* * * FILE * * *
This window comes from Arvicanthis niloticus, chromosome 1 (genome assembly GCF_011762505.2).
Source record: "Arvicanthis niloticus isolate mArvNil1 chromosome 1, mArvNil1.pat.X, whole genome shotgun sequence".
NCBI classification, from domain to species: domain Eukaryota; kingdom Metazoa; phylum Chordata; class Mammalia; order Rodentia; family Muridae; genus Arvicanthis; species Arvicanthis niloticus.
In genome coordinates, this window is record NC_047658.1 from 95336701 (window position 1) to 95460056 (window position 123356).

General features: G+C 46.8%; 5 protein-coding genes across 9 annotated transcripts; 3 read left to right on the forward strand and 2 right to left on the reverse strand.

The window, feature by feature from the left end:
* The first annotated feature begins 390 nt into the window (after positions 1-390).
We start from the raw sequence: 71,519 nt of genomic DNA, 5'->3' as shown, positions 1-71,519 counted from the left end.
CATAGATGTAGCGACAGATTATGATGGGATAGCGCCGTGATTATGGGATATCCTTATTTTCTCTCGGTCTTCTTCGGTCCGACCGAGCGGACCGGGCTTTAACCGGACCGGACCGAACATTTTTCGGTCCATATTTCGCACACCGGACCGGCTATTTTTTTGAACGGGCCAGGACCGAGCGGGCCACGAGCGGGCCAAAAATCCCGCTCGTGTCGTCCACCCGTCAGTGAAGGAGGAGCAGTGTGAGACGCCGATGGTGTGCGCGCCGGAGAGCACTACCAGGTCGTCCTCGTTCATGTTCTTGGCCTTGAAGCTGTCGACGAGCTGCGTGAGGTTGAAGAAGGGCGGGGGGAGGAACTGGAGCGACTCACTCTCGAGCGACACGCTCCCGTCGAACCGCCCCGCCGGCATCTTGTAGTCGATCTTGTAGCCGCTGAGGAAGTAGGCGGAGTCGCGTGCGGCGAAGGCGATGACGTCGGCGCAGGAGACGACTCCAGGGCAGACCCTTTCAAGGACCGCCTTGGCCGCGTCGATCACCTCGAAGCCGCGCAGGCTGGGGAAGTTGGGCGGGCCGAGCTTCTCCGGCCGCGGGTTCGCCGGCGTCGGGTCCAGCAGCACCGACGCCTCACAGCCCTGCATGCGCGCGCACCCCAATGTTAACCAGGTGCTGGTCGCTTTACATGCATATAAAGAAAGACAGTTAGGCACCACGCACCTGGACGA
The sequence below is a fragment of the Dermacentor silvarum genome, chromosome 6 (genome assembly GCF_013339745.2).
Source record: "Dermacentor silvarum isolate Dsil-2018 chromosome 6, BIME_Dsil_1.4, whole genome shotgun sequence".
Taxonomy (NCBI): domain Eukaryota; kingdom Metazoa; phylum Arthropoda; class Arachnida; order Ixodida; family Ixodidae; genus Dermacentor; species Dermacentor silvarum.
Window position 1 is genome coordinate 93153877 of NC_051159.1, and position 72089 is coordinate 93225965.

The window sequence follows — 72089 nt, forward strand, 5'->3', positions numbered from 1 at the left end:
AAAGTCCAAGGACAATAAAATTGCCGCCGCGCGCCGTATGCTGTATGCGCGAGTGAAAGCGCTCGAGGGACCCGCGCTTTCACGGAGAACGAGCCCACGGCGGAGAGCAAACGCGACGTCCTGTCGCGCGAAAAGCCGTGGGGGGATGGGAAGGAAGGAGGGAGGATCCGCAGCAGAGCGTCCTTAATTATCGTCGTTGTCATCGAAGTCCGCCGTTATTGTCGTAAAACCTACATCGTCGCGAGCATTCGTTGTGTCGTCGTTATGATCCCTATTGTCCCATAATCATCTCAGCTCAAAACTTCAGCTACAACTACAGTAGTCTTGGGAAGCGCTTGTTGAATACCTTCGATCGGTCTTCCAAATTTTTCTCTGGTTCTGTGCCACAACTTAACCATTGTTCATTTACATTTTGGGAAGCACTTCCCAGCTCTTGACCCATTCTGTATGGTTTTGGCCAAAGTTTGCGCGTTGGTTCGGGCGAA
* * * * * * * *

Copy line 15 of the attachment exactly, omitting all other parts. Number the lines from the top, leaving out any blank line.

AAAGTCCAAGGACAATAAAATTGCCGCCGCGCGCCGTATGCTGTATGCGCGAGTGAAAGCGCTCGAGGGACCCGCGCTTTCACGGAGAACGAGCCCACGGCGGAGAGCAAACGCGACGTCCTGTCGCGCGAAAAGCCGTGGGGGGATGGGAAGGAAGGAGGGAGGATCCGCAGCAGAGCGTCCTTAATTATCGTCGTTGTCATCGAAGTCCGCCGTTATTGTCGTAAAACCTACATCGTCGCGAGCATTCGTTGTGTCGTCGTTATGATCCCTATTGTCCCATAATCATCTCAGCTCAAAACTTCAGCTACAACTACAGTAGTCTTGGGAAGCGCTTGTTGAATACCTTCGATCGGTCTTCCAAATTTTTCTCTGGTTCTGTGCCACAACTTAACCATTGTTCATTTACATTTTGGGAAGCACTTCCCAGCTCTTGACCCATTCTGTATGGTTTTGGCCAAAGTTTGCGCGTTGGTTCGGGCGAA